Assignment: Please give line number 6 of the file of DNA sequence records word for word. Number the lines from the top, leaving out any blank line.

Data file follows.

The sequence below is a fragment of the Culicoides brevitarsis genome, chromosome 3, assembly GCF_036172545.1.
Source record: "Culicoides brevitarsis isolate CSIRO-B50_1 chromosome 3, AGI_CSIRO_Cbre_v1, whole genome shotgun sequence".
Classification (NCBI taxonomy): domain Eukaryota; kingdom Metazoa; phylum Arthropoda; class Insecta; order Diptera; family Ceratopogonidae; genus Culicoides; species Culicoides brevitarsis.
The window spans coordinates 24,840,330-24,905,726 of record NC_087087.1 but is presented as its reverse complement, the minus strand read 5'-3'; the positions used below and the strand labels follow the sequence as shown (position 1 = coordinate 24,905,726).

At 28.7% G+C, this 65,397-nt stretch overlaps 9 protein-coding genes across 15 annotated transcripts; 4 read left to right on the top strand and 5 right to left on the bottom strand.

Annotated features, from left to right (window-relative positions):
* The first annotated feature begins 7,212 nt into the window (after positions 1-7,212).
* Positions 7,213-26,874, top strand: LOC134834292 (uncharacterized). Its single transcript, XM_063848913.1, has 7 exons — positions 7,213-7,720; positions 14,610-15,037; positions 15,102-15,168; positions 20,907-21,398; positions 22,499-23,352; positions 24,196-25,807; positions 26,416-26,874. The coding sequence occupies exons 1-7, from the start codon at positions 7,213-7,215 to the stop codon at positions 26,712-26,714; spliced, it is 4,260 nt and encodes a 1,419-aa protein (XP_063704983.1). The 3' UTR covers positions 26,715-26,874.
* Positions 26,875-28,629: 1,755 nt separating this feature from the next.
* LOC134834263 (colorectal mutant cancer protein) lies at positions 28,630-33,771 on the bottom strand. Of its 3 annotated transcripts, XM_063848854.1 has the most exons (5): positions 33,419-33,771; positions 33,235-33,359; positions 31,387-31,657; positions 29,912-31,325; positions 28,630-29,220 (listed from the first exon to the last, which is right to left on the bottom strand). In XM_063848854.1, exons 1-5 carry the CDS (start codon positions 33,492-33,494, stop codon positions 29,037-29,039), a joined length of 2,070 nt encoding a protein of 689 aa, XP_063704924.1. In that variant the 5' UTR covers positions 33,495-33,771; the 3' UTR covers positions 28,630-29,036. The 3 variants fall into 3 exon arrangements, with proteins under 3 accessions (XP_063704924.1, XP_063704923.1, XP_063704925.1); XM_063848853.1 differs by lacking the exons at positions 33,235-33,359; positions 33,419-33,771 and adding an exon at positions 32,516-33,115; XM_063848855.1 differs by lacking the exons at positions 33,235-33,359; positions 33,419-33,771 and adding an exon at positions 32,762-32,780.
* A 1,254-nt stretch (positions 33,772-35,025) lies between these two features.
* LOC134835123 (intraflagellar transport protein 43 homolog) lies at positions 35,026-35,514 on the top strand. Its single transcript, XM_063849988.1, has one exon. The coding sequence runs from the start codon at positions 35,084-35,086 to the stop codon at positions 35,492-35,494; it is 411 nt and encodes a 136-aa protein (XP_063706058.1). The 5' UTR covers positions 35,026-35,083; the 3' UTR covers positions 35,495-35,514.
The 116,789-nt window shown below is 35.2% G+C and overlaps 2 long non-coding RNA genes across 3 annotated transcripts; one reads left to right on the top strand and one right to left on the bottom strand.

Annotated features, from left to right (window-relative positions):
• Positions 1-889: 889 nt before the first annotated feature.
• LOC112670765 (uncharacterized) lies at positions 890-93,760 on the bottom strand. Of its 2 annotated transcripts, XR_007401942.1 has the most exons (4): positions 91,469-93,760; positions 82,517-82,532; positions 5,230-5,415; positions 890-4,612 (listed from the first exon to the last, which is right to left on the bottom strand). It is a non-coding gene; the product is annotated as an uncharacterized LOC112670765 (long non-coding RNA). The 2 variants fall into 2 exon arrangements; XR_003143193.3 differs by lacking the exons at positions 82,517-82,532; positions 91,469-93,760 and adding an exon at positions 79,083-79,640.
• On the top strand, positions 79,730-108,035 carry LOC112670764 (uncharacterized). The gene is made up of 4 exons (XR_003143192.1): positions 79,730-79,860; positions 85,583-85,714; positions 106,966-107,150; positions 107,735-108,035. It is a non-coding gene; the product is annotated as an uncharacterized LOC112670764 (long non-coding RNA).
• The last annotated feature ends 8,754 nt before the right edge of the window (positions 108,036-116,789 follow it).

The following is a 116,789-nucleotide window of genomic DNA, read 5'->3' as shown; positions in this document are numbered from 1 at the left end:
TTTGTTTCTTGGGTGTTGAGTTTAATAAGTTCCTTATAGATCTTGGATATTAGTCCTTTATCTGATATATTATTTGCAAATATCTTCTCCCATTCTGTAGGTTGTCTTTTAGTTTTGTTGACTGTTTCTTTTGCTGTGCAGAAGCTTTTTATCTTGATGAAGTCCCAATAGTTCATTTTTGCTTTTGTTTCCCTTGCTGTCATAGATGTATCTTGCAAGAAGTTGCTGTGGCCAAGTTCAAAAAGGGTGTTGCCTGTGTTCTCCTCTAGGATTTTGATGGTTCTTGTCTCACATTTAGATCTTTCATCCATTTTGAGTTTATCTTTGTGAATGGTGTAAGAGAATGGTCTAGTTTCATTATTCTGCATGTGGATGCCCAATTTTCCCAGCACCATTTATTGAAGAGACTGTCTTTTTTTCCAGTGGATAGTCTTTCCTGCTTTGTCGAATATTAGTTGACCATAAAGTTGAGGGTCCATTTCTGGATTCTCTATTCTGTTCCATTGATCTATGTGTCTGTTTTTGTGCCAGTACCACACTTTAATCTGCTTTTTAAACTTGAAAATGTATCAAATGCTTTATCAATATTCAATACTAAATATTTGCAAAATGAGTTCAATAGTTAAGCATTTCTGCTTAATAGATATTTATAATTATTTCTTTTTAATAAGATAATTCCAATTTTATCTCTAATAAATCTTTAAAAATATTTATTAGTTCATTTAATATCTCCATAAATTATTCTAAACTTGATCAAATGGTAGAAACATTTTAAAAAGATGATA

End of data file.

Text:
Annotated features, from left to right (window-relative positions):